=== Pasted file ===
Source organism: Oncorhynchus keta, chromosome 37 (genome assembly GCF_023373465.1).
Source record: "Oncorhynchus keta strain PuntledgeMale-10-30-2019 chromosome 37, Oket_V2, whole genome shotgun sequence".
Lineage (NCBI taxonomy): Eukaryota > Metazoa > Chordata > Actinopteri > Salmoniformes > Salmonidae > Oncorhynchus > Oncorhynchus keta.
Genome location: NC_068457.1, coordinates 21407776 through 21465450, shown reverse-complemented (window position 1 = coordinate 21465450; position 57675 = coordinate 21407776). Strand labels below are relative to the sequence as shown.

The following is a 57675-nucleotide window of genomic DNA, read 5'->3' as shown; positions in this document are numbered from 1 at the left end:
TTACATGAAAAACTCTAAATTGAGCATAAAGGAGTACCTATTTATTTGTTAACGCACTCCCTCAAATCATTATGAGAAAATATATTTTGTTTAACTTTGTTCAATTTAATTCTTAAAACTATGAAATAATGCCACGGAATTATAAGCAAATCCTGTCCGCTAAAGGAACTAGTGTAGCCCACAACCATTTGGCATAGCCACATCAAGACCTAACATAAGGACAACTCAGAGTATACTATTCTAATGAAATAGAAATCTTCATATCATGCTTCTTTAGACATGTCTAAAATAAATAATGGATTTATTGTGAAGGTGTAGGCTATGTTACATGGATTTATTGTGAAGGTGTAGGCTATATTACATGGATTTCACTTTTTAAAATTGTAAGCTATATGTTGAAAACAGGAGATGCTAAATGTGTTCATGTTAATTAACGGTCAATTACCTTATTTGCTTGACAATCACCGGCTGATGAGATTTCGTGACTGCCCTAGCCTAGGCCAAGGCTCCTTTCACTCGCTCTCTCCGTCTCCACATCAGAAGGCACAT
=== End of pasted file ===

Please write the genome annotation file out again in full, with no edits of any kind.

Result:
Source organism: Oncorhynchus keta, chromosome 37 (genome assembly GCF_023373465.1).
Source record: "Oncorhynchus keta strain PuntledgeMale-10-30-2019 chromosome 37, Oket_V2, whole genome shotgun sequence".
Lineage (NCBI taxonomy): Eukaryota > Metazoa > Chordata > Actinopteri > Salmoniformes > Salmonidae > Oncorhynchus > Oncorhynchus keta.
Genome location: NC_068457.1, coordinates 21407776 through 21465450, shown reverse-complemented (window position 1 = coordinate 21465450; position 57675 = coordinate 21407776). Strand labels below are relative to the sequence as shown.

The following is a 57675-nucleotide window of genomic DNA, read 5'->3' as shown; positions in this document are numbered from 1 at the left end:
TTACATGAAAAACTCTAAATTGAGCATAAAGGAGTACCTATTTATTTGTTAACGCACTCCCTCAAATCATTATGAGAAAATATATTTTGTTTAACTTTGTTCAATTTAATTCTTAAAACTATGAAATAATGCCACGGAATTATAAGCAAATCCTGTCCGCTAAAGGAACTAGTGTAGCCCACAACCATTTGGCATAGCCACATCAAGACCTAACATAAGGACAACTCAGAGTATACTATTCTAATGAAATAGAAATCTTCATATCATGCTTCTTTAGACATGTCTAAAATAAATAATGGATTTATTGTGAAGGTGTAGGCTATGTTACATGGATTTATTGTGAAGGTGTAGGCTATATTACATGGATTTCACTTTTTAAAATTGTAAGCTATATGTTGAAAACAGGAGATGCTAAATGTGTTCATGTTAATTAACGGTCAATTACCTTATTTGCTTGACAATCACCGGCTGATGAGATTTCGTGACTGCCCTAGCCTAGGCCAAGGCTCCTTTCACTCGCTCTCTCCGTCTCCACATCAGAAGGCACAT